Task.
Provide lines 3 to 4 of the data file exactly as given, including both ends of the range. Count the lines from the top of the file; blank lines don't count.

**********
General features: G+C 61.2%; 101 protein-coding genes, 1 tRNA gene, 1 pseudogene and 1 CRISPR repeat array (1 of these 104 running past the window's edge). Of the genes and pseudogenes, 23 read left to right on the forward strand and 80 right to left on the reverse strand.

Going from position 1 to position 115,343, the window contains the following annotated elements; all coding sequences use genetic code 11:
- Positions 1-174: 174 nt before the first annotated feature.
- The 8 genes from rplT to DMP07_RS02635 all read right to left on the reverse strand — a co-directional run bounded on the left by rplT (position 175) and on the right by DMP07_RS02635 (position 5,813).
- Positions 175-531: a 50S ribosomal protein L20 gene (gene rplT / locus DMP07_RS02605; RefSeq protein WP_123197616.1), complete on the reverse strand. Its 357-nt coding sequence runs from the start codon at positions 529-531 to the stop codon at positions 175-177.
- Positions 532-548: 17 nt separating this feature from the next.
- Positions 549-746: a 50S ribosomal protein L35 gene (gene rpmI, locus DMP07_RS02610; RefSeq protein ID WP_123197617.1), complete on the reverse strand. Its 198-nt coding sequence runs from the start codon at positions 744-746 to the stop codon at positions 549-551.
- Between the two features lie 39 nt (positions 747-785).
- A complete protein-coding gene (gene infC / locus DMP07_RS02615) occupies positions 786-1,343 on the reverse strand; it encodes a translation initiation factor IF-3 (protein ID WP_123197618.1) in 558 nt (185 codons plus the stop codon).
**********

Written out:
- Positions 1-174: 174 nt before the first annotated feature.
- The 8 genes from rplT to DMP07_RS02635 all read right to left on the reverse strand — a co-directional run bounded on the left by rplT (position 175) and on the right by DMP07_RS02635 (position 5,813).